A proof-of-concept study shows the potential of feeding wild white-tailed deer corn treated with moxidectin, a derivative of ivermectin that eliminates ticks. Deer are key hosts in tick lifecycles, and systemic treatment could aid in reducing tick abundances. And, unlike ivermectin, moxidectin in deer meat may be safely consumed with no required delay.
Dense thickets of invasive Japanese barberry significantly reduce the diversity and numbers of insects and arthropods in forests, according to new research. The ripple effects can extend upward throughout local ecosystems, even affecting human health via an increased presence of Lyme disease.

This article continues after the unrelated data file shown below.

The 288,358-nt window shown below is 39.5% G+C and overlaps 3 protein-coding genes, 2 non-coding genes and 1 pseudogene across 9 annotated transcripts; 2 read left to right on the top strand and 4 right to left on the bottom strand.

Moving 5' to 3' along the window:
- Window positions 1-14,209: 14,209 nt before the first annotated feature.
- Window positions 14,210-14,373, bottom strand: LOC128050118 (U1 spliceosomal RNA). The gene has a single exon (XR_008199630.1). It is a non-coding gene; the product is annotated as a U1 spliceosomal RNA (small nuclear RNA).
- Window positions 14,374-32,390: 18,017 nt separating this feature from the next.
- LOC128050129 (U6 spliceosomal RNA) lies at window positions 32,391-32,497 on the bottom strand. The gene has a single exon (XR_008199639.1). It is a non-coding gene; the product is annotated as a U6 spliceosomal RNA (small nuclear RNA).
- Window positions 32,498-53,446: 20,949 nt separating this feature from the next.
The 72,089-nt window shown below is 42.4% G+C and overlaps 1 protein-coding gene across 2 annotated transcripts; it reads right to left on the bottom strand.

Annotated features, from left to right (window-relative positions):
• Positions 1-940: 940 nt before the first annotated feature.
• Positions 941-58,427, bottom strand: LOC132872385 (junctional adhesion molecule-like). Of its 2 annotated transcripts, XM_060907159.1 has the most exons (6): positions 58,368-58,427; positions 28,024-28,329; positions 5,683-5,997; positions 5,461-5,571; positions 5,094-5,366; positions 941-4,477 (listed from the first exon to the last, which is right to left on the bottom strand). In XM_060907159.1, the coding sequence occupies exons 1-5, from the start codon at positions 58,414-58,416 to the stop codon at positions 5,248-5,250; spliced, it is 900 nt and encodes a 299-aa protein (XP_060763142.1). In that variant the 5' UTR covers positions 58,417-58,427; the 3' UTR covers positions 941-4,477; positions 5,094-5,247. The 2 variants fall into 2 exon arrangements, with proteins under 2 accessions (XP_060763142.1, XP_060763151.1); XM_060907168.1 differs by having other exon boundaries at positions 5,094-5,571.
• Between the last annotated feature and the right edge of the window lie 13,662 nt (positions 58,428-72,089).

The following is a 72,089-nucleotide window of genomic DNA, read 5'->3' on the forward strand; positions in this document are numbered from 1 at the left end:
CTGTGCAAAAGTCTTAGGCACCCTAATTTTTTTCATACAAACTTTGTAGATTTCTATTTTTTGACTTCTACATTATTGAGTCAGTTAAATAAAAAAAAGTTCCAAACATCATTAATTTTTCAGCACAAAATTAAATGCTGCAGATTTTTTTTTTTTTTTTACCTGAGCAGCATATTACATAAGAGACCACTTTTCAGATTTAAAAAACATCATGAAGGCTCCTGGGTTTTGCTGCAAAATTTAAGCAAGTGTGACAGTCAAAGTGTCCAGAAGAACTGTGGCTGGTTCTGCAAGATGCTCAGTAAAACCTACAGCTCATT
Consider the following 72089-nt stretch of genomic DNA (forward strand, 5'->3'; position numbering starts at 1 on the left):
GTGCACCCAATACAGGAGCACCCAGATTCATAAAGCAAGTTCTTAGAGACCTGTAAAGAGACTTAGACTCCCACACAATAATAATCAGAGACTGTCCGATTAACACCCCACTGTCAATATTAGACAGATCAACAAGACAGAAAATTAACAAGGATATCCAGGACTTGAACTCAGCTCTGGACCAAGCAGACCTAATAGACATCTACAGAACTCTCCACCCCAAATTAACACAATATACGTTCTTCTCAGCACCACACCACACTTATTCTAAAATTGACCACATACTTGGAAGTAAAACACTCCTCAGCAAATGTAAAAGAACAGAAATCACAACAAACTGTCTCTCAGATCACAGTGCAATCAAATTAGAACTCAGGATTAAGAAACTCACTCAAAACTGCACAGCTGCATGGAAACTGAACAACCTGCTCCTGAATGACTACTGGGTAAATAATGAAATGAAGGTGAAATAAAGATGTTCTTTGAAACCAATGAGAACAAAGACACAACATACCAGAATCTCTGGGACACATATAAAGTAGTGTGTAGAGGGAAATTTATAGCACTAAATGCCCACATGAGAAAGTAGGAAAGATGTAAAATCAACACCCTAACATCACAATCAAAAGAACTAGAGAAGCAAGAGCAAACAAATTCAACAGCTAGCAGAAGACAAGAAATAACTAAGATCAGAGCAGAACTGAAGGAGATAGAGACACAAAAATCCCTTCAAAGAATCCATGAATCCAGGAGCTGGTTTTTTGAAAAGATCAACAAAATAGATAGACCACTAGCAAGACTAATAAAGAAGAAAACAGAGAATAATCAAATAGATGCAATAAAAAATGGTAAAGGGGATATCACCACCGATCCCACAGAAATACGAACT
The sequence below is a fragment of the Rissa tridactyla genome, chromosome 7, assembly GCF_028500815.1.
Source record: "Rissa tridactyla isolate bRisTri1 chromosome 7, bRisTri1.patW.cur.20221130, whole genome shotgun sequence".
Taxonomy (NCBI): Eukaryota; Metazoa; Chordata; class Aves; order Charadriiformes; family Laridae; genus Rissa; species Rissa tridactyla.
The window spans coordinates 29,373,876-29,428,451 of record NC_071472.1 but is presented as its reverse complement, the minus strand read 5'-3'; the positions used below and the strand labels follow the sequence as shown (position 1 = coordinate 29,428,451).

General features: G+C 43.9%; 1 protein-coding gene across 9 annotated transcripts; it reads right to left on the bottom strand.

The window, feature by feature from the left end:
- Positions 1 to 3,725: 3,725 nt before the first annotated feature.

Simply counting the number of ticks on a host animal seems like a straightforward task, but an analysis of published tick research finds no single, standard method among scientists. A group of researchers says tick-counting methods should be as rigorous as any other scientific procedure and described clearly enough to allow their use in other studies.
Clearing the invasive shrub Japanese barberry from a wooded area once can lead to a significant reduction in abundance of blacklegged ticks for as long as six years